[Ip-health] The Effects of TRIPS-Plus IP Provisions on Access to Affordable Medicines

Michael Palmedo mpalmedo at wcl.american.edu
Thu Jun 18 10:31:14 PDT 2015


http://infojustice.org/archives/34601 

 

The Effects of TRIPS-Plus IP Provisions on Access to Affordable
Medicines

 

Jennifer Reid
June 18, 2015

The effects of patenting pharmaceutical products on access to medicines
in developing countries are relatively recent as these countries have
only been mandated by the World Trade Organization (WTO) Agreement on
Trade-Related Aspects of Intellectual Property (TRIPS) rules to grant
patents on pharmaceuticals since 2005. As a result there are a limited
number of empirical studies documenting these effects.

However, patents grant the patent holder a monopoly on the market that
allows the blocking of price-lowering generic competition and the
raising of prices which restricts affordable access to medicines. Where
patent and other intellectual property (IP) barriers do not exist,
generic competition has proven to lower prices of medicines. The
attached memo provides numerous examples
<http://infojustice.org/wp-content/uploads/2015/06/TRIPS-Plus-Memo.pdf>
where intellectual property rules stronger than those required by TRIPS
have raised the cost of medicines.

For example, the US Food and Drug Administration reports that "on
average, the cost of a generic drug is 80 to 85 percent lower than the
brand name product."[i] <http://infojustice.org/archives/34601#_edn1>
The experience of HIV medicines prices illustrates this. When first-line
antiretroviral medicines were first introduced in developing countries,
they were priced out of reach of millions at more than US $10,000 per
patient, per year. Following the introduction of generic versions,
prices fell dramatically. Today prices for first line regimens in
developing countries are 99 percent lower - as low as $100 per person,
per year.[ii] <http://infojustice.org/archives/34601#_edn2> 

Evidence documenting the effect of TRIPS and patenting of
pharmaceuticals on promoting innovation is similarly lacking, however
some reports have already documented the lack of impact patents have in
promoting innovation targeting the specific needs of patients in
developing countries.[iii] <http://infojustice.org/archives/34601#_edn3>


Implementation of stricter IP obligations (referred to as TRIPS-plus) is
even more recent for many countries, but increasingly these additional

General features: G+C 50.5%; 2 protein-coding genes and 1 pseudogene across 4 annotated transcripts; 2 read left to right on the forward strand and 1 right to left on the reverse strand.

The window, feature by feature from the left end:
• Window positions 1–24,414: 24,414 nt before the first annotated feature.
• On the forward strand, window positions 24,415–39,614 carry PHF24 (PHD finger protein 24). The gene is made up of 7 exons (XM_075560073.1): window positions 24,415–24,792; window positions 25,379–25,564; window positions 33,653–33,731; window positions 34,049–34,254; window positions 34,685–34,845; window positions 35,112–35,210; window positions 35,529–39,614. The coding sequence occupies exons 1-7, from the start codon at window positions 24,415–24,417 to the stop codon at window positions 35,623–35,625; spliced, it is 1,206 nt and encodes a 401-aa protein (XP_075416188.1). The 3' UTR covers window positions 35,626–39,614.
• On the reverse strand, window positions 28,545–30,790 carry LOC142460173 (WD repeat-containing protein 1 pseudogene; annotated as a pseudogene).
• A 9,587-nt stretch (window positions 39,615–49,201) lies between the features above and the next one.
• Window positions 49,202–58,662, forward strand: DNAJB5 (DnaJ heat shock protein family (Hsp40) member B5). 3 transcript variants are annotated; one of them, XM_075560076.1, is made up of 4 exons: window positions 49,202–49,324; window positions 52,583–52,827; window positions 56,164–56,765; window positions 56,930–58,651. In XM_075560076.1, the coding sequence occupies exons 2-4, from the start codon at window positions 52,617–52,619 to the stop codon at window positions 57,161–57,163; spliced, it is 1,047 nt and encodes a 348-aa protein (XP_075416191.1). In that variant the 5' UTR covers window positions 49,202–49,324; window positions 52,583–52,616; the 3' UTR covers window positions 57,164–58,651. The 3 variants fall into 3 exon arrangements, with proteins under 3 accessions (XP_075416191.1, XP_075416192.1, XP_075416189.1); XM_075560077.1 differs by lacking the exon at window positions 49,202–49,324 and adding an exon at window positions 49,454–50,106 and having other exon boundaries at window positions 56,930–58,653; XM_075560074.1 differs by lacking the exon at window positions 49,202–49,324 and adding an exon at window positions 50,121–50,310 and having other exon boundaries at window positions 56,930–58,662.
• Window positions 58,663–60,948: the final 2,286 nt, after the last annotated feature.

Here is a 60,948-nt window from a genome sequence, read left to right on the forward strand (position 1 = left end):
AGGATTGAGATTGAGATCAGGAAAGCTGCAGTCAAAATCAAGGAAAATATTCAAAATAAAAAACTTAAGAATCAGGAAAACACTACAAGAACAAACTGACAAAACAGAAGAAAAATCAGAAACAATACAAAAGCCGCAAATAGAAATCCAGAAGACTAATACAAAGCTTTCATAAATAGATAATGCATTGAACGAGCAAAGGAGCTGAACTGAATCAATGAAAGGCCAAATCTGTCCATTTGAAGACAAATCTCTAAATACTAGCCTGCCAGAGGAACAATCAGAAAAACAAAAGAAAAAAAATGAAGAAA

or expanded provisions that go beyond what is required by the TRIPS
agreement and which limit TRIPS flexibilities have been pushed for or
implemented in developing countries through trade agreements and other
tools. These include patent term extensions, patent linkage, data
exclusivity, lower patentability criteria and additional enforcement
measures. Examples of TRIPS-plus provisions appearing in trade
agreements include the Dominican Republic-Central America FTA
(DR-CAFTA), the US-Jordan free trade agreement and the currently under
negotiation Trans-Pacific Partnership Agreement (TPP) between 12
Pacific-Rim countries, including several developing countries.

The effects of TRIPS-plus provisions on access to affordable medicines
and pricing are not yet well documented, particularly in developing
countries. However, a review of existing literature indicates that a
number of studies, reports and statements, have in fact have documented,
assessed and/or projected the effects of TRIPS-plus provisions on access
to medicines, including at least 28 resources. Several of these are from
countries like the US that have had a longer experience in the
implementation of TRIPS-plus provisions in their national law.

The attached memo
<http://infojustice.org/wp-content/uploads/2015/06/TRIPS-Plus-Memo.pdf>
compiles a preliminary and non-exhaustive collection of analyses,
reports and statements made by international experts, academics,
international organizations and other stakeholders that demonstrate or
project the impact TRIPS-plus intellectual property (IP) obligations
have had or could have on access to affordable medicines in any country.
Resources were collected by requesting recommendations through
listserves or from experts and stakeholders working on IP and access to
medicines and through supplemental Google Scholar searches. Abstracts or
excerpts were reviewed to determine the resources' relevance to this
memo.

Readers are encouraged to recommend additional sources for inclusion in
a subsequent draft of this memo that will provide more details and
commentary on the content of the resources listed.

FULL MEMO: The effects of TRIPS-Plus IP provisions on access to
Affordable medicines
<http://infojustice.org/wp-content/uploads/2015/06/TRIPS-Plus-Memo.pdf> 

 

------------------

[i] <http://infojustice.org/archives/34601#_ednref1>  United States Food
and Drug Administration. Facts about Generic Drugs [Online] FDA webpage,
updated 2012 [Cited 2015 June 8]. Available from:
http://www.fda.gov/drugs/resourcesforyou/consumers/buyingusingmedicinesa
fely/understandinggenericdrugs/ucm167991.htm#_ftn3

[ii] <http://infojustice.org/archives/34601#_ednref2>  MSF. Untangling
the web of antiretroviral price reduction. [Online] 17th edition, 2014
[Cited 2015 June 17]. Available from:
http://www.msfaccess.org/content/untangling-web-antiretroviral-price-red
uctions-17th-edition-%E2%80%93-july-2014

[iii] <http://infojustice.org/archives/34601#_ednref3>  Commission on
Intellectual Property Rights, Innovation and Public Health. Public
health, innovation and intellectual property rights. [Online] World
Health Organization 2006 [Cited 2015 June 9]. Available from:
http://www.who.int/intellectualproperty/documents/thereport/ENPublicHeal
thReport.pdf?ua=1

 

 

 




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